Usain Bolt donated his entire $20 million earnings from the Olympic Games to his Jamaican high school.
Collected via Email, August 2016
On 24 August 2016, the web site TheGuard1an.com published an article reporting that Jamaican sprinter Usain Bolt, a nine-time Olympic medalist, had donated all of his “$20 million Olympic earnings” to his high school in Jamaica:
Usain Bolt returned to Jamaica after winning gold medals at the Rio Olympics and has donated all the $20 million he earned to his high school William Knibb Memorial in Falmouth, Jamaica.
This donation is to help the school’s athletic programs, according to the Jamaica press. The programs were in danger because of financial cuts.
This report was a work of fiction. The Guard1an is a fake news site that masquerades as a real news site by using a URL similar to that of a legitimate news publication, in this case the UK newspaper The Guardian. As the former’s disclaimer warns, however these two entities are not related:
TheGuard1an is an online satirical blog that covers global politics, business, technology, entertainment, science, health and media. It is accessible from over 1900 countries worldwide — now including South Sudan. Do not confuse yourself as we are no way affiliated to or connected to “The Guardian.”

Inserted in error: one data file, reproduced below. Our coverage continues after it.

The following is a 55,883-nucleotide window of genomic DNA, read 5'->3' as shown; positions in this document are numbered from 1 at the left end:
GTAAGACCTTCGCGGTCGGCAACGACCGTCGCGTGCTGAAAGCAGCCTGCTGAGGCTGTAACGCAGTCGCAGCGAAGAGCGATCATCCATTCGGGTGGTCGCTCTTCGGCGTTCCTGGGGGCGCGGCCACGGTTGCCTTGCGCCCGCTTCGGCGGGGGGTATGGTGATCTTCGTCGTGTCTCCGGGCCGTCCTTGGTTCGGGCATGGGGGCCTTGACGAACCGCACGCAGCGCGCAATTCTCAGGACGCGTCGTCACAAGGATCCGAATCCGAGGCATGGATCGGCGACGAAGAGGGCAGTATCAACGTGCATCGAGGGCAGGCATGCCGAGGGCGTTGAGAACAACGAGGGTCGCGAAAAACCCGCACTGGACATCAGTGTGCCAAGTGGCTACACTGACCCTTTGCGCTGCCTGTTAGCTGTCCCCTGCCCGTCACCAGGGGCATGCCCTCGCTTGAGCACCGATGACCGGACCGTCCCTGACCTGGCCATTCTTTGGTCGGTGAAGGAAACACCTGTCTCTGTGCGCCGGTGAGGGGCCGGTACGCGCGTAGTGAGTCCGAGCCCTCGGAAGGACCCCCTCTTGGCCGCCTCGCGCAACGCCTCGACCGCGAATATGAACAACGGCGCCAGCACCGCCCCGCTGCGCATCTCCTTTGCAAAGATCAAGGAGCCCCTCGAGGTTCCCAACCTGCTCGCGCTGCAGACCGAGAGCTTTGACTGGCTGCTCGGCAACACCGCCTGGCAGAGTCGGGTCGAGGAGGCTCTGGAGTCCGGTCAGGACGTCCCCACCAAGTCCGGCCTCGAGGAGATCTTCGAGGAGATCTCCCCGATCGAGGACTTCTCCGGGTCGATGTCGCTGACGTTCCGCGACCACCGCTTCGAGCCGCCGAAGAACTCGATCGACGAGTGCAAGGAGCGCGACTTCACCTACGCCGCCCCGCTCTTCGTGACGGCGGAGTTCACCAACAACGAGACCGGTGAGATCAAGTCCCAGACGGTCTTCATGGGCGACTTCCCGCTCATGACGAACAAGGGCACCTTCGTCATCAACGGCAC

The Guard1an wasn’t the only fake news web site to publish a fabricated story about Usain Bolt following his performance at the 2016 Olympic Games. Onetainment.com posted a similar false report about Bolt’s supposedly donating his income to construct a new stadium in Jamaica.
Usain Bolt has indeed donated significant amounts of money to similar efforts, just not to the scale posited by these fake news reports:
In 2015, Bolt gave $1.3 million to his former high school along with soccer and cricket gear. He’s provided the school with track and field equipment since he signed with Puma in 2002.
Bolt opened a multi-sport playing field in Jamaica, raised funds for pediatric cardiac surgeries and partnered with Samsung to provide photography workshops to students.
He even paid for a $4 million renovation to a local health center using the proceeds from a party he threw to celebrate breaking the 100-meter world record.
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